The ProsenPeople

Orange Prize Shortlist

Wednesday, April 18, 2012 | Permalink

Posted by Naomi Firestone-Teeter

Yesterday was a good day for Cynthia Ozick: she both turned 84 and made the Orange Prize shortlist.  Check out her speech from the 2010 National Jewish Book Awards here and read reviews of a selection of her titles below:


Cynthia Ozick on...

Thursday, February 10, 2011 | Permalink

Posted by Naomi Firestone-Teeter

Our 2010 Lifetime Achievement Awardee, Cynthia Ozick, talks with Alessandra Farkas at The Center for Fiction. Farkas asks Ozick:

  • Will the theme of the Holocaust always somehow be present in your writings?
  • According to one critic, Collected Stories is the book which most encompasses your literary prowess. Is this book still dear to your heart? Do you still feel a connection to it?
  • What criteria did you use in selecting the 19 short stories? What in your mind ties together the heterogeneous subject matter and characters?
  • How did the idea to retell the story of Henry James’s The Ambassadors in your new book Foreign Bodies come about? And what was your real goal in reversing the meaning of the classic?
  • What is the first book that really influenced you? How old were you when you read it?
  • Of all the female characters in your books, which one is closest to your heart? Which one resembles you the most?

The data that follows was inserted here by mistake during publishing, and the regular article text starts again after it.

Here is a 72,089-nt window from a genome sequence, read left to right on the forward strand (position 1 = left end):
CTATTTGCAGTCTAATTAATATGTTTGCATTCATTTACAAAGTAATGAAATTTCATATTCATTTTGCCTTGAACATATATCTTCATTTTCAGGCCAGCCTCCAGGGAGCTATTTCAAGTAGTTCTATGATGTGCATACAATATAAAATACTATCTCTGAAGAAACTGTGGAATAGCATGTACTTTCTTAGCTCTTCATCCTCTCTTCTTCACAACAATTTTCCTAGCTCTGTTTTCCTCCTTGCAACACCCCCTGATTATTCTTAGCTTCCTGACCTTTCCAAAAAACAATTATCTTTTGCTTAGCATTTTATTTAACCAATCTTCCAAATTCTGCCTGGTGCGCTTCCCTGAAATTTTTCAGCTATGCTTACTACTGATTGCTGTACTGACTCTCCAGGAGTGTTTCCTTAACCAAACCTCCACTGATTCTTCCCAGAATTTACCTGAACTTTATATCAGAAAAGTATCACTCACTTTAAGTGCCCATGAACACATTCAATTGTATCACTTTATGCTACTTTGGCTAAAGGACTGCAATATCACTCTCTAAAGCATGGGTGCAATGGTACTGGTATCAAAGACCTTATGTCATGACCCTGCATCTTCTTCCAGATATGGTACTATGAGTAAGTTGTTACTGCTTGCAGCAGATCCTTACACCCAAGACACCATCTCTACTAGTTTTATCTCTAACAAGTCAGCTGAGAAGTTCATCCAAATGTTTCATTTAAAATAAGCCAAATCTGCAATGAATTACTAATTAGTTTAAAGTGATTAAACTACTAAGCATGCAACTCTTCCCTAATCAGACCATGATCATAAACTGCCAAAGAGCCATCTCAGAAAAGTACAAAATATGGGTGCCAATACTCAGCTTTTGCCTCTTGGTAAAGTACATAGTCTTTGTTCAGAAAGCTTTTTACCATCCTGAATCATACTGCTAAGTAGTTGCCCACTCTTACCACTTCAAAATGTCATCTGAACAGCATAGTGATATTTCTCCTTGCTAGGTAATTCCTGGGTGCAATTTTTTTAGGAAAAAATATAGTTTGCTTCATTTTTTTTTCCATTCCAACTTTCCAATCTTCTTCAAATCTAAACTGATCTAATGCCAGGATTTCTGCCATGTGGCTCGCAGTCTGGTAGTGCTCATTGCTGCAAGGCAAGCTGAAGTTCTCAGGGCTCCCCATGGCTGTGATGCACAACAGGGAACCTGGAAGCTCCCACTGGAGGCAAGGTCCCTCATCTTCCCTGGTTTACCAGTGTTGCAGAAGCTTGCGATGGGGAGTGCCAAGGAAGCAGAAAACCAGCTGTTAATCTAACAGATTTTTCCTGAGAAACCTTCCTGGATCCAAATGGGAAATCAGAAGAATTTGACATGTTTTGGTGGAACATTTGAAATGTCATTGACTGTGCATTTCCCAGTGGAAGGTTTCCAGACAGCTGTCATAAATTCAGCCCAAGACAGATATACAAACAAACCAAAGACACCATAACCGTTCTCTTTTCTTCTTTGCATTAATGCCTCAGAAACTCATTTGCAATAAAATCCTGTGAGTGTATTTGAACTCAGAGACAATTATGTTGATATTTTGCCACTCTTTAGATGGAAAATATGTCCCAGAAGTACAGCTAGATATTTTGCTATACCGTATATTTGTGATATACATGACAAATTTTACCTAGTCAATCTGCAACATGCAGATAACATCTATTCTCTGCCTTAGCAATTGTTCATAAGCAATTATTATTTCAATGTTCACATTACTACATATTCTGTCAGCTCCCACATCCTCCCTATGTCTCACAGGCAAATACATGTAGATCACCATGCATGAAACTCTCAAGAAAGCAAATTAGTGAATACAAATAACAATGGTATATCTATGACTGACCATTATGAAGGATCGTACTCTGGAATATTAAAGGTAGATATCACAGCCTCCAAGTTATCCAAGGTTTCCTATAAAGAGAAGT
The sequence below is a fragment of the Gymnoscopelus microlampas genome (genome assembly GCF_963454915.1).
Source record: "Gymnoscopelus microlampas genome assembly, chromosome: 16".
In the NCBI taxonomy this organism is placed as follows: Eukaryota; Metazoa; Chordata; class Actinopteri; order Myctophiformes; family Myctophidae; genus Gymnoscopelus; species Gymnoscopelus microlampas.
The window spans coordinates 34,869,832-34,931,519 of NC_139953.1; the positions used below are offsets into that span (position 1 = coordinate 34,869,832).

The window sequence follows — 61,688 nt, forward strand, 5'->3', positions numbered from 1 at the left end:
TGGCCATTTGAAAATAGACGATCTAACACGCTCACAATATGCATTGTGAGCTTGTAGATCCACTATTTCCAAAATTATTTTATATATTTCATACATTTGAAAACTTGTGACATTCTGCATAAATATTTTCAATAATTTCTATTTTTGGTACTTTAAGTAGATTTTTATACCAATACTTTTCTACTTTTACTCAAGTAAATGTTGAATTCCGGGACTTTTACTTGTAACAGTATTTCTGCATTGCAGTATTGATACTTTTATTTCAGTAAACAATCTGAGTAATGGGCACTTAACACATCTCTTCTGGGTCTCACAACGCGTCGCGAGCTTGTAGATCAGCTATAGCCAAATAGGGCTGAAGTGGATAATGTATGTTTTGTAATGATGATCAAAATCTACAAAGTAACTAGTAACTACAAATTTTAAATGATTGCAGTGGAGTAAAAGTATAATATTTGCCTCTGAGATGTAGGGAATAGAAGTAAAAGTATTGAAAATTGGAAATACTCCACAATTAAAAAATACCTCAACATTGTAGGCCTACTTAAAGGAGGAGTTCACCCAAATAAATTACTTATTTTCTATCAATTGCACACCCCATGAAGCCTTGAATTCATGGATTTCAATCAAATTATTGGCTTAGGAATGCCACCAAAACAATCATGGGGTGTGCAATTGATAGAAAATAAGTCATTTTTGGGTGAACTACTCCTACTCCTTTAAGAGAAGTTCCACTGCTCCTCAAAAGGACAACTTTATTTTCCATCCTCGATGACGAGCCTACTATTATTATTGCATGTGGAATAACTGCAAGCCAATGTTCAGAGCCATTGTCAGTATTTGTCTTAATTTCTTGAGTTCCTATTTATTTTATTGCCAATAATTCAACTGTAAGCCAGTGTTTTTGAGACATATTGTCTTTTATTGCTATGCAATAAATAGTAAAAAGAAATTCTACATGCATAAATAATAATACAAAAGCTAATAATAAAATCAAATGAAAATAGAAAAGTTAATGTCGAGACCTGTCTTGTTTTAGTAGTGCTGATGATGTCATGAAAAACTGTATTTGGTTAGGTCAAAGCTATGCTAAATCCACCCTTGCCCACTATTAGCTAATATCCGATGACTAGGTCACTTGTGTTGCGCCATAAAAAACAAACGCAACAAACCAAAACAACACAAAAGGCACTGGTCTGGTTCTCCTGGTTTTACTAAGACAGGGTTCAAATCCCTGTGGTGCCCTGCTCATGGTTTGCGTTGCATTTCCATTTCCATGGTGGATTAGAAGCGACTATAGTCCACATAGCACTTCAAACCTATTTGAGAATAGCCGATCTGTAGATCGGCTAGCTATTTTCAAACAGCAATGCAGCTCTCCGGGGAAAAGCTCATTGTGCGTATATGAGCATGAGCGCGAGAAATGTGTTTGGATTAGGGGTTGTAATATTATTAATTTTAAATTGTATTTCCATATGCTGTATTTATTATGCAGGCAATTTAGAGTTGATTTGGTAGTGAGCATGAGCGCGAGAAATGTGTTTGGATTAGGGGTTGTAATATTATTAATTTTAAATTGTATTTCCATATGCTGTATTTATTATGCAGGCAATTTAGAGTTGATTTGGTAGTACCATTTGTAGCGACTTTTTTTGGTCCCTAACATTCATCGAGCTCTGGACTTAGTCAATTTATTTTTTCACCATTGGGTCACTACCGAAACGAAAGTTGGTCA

• Will you ever publish the private diary you have kept since 1953?
  • Will the Nobel ever go to another Jewish writer?
  • Are you happy to be studied in US college courses on the Holocaust along with Primo Levi and Elie Wiesel?
  • Why did you keep “The Shawl” hidden for seven years? What did you think of Sidney Lumet’s direction of your play?
  • In a recent interview, Don DeLillo told me that as long as there will be film, the novel will not die because the two are interchangeable.
  • Is it true that the novel is in danger, as you say in The Din in the Head?
  • Is your Italian translator Jewish? Should she be in order to fully comprehend your literature?
  • Please cite the most important influences in your writing career; please give a full list of writers, dead or alive. Which newer, contemporary writers seem promising?
  • Which of your contemporaries has been closest to writing the great American novel?

Read her answers here.